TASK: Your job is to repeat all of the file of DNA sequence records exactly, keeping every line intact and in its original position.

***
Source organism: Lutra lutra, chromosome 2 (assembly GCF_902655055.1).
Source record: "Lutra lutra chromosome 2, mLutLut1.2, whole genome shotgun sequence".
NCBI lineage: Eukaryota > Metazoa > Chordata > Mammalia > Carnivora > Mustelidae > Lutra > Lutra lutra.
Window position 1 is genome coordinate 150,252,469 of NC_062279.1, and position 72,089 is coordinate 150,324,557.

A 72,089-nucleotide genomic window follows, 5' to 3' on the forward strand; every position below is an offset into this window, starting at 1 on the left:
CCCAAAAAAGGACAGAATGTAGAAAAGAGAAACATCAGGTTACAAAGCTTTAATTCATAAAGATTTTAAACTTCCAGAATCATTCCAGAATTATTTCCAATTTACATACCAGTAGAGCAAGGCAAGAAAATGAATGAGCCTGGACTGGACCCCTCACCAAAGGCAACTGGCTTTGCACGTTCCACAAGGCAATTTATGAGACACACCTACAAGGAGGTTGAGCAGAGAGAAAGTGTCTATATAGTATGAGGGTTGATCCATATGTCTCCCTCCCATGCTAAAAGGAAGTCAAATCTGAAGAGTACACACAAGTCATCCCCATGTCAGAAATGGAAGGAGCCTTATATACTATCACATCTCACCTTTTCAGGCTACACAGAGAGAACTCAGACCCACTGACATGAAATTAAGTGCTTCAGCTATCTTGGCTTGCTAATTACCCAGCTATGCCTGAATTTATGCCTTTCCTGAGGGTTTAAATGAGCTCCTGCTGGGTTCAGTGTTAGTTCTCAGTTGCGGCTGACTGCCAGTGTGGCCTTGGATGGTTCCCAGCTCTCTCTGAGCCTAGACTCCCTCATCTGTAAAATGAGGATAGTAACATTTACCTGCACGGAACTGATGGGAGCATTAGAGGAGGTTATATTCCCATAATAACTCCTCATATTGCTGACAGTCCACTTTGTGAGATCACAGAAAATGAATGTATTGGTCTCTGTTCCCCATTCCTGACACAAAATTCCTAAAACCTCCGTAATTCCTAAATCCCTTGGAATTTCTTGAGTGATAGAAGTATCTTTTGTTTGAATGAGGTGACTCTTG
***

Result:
Source organism: Lutra lutra, chromosome 2 (assembly GCF_902655055.1).
Source record: "Lutra lutra chromosome 2, mLutLut1.2, whole genome shotgun sequence".
NCBI lineage: Eukaryota > Metazoa > Chordata > Mammalia > Carnivora > Mustelidae > Lutra > Lutra lutra.
Window position 1 is genome coordinate 150,252,469 of NC_062279.1, and position 72,089 is coordinate 150,324,557.

A 72,089-nucleotide genomic window follows, 5' to 3' on the forward strand; every position below is an offset into this window, starting at 1 on the left:
CCCAAAAAAGGACAGAATGTAGAAAAGAGAAACATCAGGTTACAAAGCTTTAATTCATAAAGATTTTAAACTTCCAGAATCATTCCAGAATTATTTCCAATTTACATACCAGTAGAGCAAGGCAAGAAAATGAATGAGCCTGGACTGGACCCCTCACCAAAGGCAACTGGCTTTGCACGTTCCACAAGGCAATTTATGAGACACACCTACAAGGAGGTTGAGCAGAGAGAAAGTGTCTATATAGTATGAGGGTTGATCCATATGTCTCCCTCCCATGCTAAAAGGAAGTCAAATCTGAAGAGTACACACAAGTCATCCCCATGTCAGAAATGGAAGGAGCCTTATATACTATCACATCTCACCTTTTCAGGCTACACAGAGAGAACTCAGACCCACTGACATGAAATTAAGTGCTTCAGCTATCTTGGCTTGCTAATTACCCAGCTATGCCTGAATTTATGCCTTTCCTGAGGGTTTAAATGAGCTCCTGCTGGGTTCAGTGTTAGTTCTCAGTTGCGGCTGACTGCCAGTGTGGCCTTGGATGGTTCCCAGCTCTCTCTGAGCCTAGACTCCCTCATCTGTAAAATGAGGATAGTAACATTTACCTGCACGGAACTGATGGGAGCATTAGAGGAGGTTATATTCCCATAATAACTCCTCATATTGCTGACAGTCCACTTTGTGAGATCACAGAAAATGAATGTATTGGTCTCTGTTCCCCATTCCTGACACAAAATTCCTAAAACCTCCGTAATTCCTAAATCCCTTGGAATTTCTTGAGTGATAGAAGTATCTTTTGTTTGAATGAGGTGACTCTTG